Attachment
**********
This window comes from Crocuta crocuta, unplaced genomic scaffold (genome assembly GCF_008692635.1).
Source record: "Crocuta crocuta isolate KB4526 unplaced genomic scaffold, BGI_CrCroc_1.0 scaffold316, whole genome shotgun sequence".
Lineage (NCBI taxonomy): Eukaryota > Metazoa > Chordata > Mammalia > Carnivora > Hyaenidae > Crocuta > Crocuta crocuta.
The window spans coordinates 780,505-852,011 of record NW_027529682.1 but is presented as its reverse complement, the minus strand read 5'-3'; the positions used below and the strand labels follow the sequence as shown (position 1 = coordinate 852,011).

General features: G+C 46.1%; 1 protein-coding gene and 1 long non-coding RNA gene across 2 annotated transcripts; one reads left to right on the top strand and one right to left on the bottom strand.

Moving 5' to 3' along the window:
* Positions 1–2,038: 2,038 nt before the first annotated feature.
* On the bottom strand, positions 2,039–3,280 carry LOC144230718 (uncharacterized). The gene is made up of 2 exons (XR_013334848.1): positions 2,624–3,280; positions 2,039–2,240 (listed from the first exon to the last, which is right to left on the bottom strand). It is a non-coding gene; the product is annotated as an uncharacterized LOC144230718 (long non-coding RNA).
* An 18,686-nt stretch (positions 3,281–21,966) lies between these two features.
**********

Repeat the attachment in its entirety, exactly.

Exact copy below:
This window comes from Crocuta crocuta, unplaced genomic scaffold (genome assembly GCF_008692635.1).
Source record: "Crocuta crocuta isolate KB4526 unplaced genomic scaffold, BGI_CrCroc_1.0 scaffold316, whole genome shotgun sequence".
Lineage (NCBI taxonomy): Eukaryota > Metazoa > Chordata > Mammalia > Carnivora > Hyaenidae > Crocuta > Crocuta crocuta.
The window spans coordinates 780,505-852,011 of record NW_027529682.1 but is presented as its reverse complement, the minus strand read 5'-3'; the positions used below and the strand labels follow the sequence as shown (position 1 = coordinate 852,011).

General features: G+C 46.1%; 1 protein-coding gene and 1 long non-coding RNA gene across 2 annotated transcripts; one reads left to right on the top strand and one right to left on the bottom strand.

Moving 5' to 3' along the window:
* Positions 1–2,038: 2,038 nt before the first annotated feature.
* On the bottom strand, positions 2,039–3,280 carry LOC144230718 (uncharacterized). The gene is made up of 2 exons (XR_013334848.1): positions 2,624–3,280; positions 2,039–2,240 (listed from the first exon to the last, which is right to left on the bottom strand). It is a non-coding gene; the product is annotated as an uncharacterized LOC144230718 (long non-coding RNA).
* An 18,686-nt stretch (positions 3,281–21,966) lies between these two features.